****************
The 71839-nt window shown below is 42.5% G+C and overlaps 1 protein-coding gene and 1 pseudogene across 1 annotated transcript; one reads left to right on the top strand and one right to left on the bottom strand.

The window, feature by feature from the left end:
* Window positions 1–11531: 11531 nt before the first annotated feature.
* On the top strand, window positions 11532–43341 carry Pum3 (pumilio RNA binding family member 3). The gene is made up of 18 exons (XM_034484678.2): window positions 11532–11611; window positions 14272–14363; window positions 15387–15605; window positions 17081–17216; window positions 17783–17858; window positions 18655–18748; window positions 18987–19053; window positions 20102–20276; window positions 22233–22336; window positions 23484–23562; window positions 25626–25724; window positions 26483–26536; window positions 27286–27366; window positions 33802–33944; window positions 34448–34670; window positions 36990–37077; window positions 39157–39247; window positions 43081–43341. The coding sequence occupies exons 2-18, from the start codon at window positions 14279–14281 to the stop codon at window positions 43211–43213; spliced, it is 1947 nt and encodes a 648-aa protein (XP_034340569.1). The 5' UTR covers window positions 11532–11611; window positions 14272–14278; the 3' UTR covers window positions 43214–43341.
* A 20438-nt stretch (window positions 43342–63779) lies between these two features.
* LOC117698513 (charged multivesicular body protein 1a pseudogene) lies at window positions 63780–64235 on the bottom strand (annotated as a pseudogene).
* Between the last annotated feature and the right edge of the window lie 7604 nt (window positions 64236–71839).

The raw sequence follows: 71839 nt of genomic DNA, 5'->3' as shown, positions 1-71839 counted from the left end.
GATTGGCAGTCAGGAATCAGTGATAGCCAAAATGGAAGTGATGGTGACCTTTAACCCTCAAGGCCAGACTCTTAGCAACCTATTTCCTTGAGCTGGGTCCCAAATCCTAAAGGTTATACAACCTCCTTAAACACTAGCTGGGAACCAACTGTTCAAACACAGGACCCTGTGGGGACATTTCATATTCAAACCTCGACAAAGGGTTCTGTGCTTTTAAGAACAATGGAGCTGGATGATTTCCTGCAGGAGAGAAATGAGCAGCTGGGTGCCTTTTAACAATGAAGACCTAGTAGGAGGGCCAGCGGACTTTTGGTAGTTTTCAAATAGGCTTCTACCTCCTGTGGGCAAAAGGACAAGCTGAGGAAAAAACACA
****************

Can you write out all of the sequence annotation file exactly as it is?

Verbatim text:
The 71839-nt window shown below is 42.5% G+C and overlaps 1 protein-coding gene and 1 pseudogene across 1 annotated transcript; one reads left to right on the top strand and one right to left on the bottom strand.

The window, feature by feature from the left end:
* Window positions 1–11531: 11531 nt before the first annotated feature.
* On the top strand, window positions 11532–43341 carry Pum3 (pumilio RNA binding family member 3). The gene is made up of 18 exons (XM_034484678.2): window positions 11532–11611; window positions 14272–14363; window positions 15387–15605; window positions 17081–17216; window positions 17783–17858; window positions 18655–18748; window positions 18987–19053; window positions 20102–20276; window positions 22233–22336; window positions 23484–23562; window positions 25626–25724; window positions 26483–26536; window positions 27286–27366; window positions 33802–33944; window positions 34448–34670; window positions 36990–37077; window positions 39157–39247; window positions 43081–43341. The coding sequence occupies exons 2-18, from the start codon at window positions 14279–14281 to the stop codon at window positions 43211–43213; spliced, it is 1947 nt and encodes a 648-aa protein (XP_034340569.1). The 5' UTR covers window positions 11532–11611; window positions 14272–14278; the 3' UTR covers window positions 43214–43341.
* A 20438-nt stretch (window positions 43342–63779) lies between these two features.
* LOC117698513 (charged multivesicular body protein 1a pseudogene) lies at window positions 63780–64235 on the bottom strand (annotated as a pseudogene).
* Between the last annotated feature and the right edge of the window lie 7604 nt (window positions 64236–71839).

The raw sequence follows: 71839 nt of genomic DNA, 5'->3' as shown, positions 1-71839 counted from the left end.
GATTGGCAGTCAGGAATCAGTGATAGCCAAAATGGAAGTGATGGTGACCTTTAACCCTCAAGGCCAGACTCTTAGCAACCTATTTCCTTGAGCTGGGTCCCAAATCCTAAAGGTTATACAACCTCCTTAAACACTAGCTGGGAACCAACTGTTCAAACACAGGACCCTGTGGGGACATTTCATATTCAAACCTCGACAAAGGGTTCTGTGCTTTTAAGAACAATGGAGCTGGATGATTTCCTGCAGGAGAGAAATGAGCAGCTGGGTGCCTTTTAACAATGAAGACCTAGTAGGAGGGCCAGCGGACTTTTGGTAGTTTTCAAATAGGCTTCTACCTCCTGTGGGCAAAAGGACAAGCTGAGGAAAAAACACA